USES: This data element allows for tracking of the different types of learning modalities (In-Person, Remote, Hybrid) used in schools to understand the impact modality has on student performance and other indicators for student improvement planning. This data element is student-level information, and is associated with enrollment and attendance reporting, as well as the third Friday of September. Initially, collection of this data was in conjunction with ESSER III reporting requirements. ESSER III is the main funding course for LEAs in the American Recovery Act, which provides LEAs emergency relief funds to address the impact of COVID-19 on elementary and secondary schools across the nation.

FAQs, Details, and Points to Note

  1. Why does this data need to be reported? Learning Modality data is collected currently because it provides key data to help researchers correlate the impact of modality to other student outcomes or behaviors. Post-pandemic life in education reveals that many schools/LEAs continue to provide different forms of learning modality as best practices for their student population.  Initially, this data was collected in response to the COVID-19 pandemic, when schools provided alternate learning modailties to "brick and mortar." As per reporting guidelines of ESSER III, the number of schools in Wisconsin that are offering fully remote instruction, both remote and in-person instruction (hybrid model), and/or full-time, in-person instruction is required. The data will be used to analyze holistic student (all students) enrollment trends and disaggregated data trends for specific data groups (e.g., students from low-income families, students with disabilities, etc.) for each mode of instruction.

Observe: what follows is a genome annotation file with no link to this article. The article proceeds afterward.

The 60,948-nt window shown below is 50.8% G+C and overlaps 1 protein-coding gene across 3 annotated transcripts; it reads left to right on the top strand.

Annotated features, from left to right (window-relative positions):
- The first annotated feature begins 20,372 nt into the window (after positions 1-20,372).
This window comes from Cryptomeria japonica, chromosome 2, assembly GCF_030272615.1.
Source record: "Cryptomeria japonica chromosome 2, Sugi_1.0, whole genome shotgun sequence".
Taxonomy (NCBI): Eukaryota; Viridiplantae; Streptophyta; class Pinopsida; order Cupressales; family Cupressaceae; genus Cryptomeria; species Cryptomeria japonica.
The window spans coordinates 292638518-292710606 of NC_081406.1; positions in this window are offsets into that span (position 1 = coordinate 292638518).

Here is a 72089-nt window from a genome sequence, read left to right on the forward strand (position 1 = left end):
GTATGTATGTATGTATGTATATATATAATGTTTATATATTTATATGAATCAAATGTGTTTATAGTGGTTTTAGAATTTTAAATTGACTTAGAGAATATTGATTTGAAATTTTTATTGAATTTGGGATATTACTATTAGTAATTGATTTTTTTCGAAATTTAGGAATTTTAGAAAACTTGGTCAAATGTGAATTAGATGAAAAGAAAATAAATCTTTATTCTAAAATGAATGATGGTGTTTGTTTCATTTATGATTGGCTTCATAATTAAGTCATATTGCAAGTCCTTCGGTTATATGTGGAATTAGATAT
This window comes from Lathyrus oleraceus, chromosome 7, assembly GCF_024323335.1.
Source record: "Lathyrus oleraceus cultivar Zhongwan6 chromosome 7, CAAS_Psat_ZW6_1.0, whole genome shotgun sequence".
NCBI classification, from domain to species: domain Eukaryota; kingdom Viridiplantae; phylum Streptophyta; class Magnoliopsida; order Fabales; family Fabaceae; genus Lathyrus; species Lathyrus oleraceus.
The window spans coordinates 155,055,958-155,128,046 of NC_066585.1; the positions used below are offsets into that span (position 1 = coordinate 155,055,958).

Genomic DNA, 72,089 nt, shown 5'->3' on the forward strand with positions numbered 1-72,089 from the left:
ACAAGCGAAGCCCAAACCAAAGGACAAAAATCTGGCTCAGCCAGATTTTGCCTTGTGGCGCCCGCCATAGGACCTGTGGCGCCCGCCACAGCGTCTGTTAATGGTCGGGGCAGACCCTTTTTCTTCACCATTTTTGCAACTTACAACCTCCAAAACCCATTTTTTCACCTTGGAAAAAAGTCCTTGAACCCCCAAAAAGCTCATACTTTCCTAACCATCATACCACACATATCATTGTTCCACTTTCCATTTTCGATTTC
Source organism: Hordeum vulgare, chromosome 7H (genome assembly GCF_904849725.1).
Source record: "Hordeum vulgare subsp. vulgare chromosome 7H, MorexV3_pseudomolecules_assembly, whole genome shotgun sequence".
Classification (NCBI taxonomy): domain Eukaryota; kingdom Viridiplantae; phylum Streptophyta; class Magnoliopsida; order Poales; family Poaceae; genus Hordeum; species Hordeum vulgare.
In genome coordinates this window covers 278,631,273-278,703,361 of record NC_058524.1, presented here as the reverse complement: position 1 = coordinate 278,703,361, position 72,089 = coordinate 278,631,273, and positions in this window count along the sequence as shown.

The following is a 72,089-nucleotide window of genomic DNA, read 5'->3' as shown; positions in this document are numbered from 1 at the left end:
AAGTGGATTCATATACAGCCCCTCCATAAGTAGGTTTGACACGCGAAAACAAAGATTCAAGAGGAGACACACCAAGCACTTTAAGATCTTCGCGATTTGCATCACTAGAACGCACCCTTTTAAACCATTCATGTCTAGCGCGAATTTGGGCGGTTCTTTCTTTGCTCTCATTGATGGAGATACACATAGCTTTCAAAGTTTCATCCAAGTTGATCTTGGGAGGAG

2. What is the difference between in-person and remote (virtual) learning?

    In-person modality means the student is attending school by physically sitting in the classroom inside the school building (aka - ‘brick and mortar’). Remote modality means that the student is located somewhere outside a traditional classroom (home, daycare, family member’s house) but is receiving the teacher’s instruction via technology.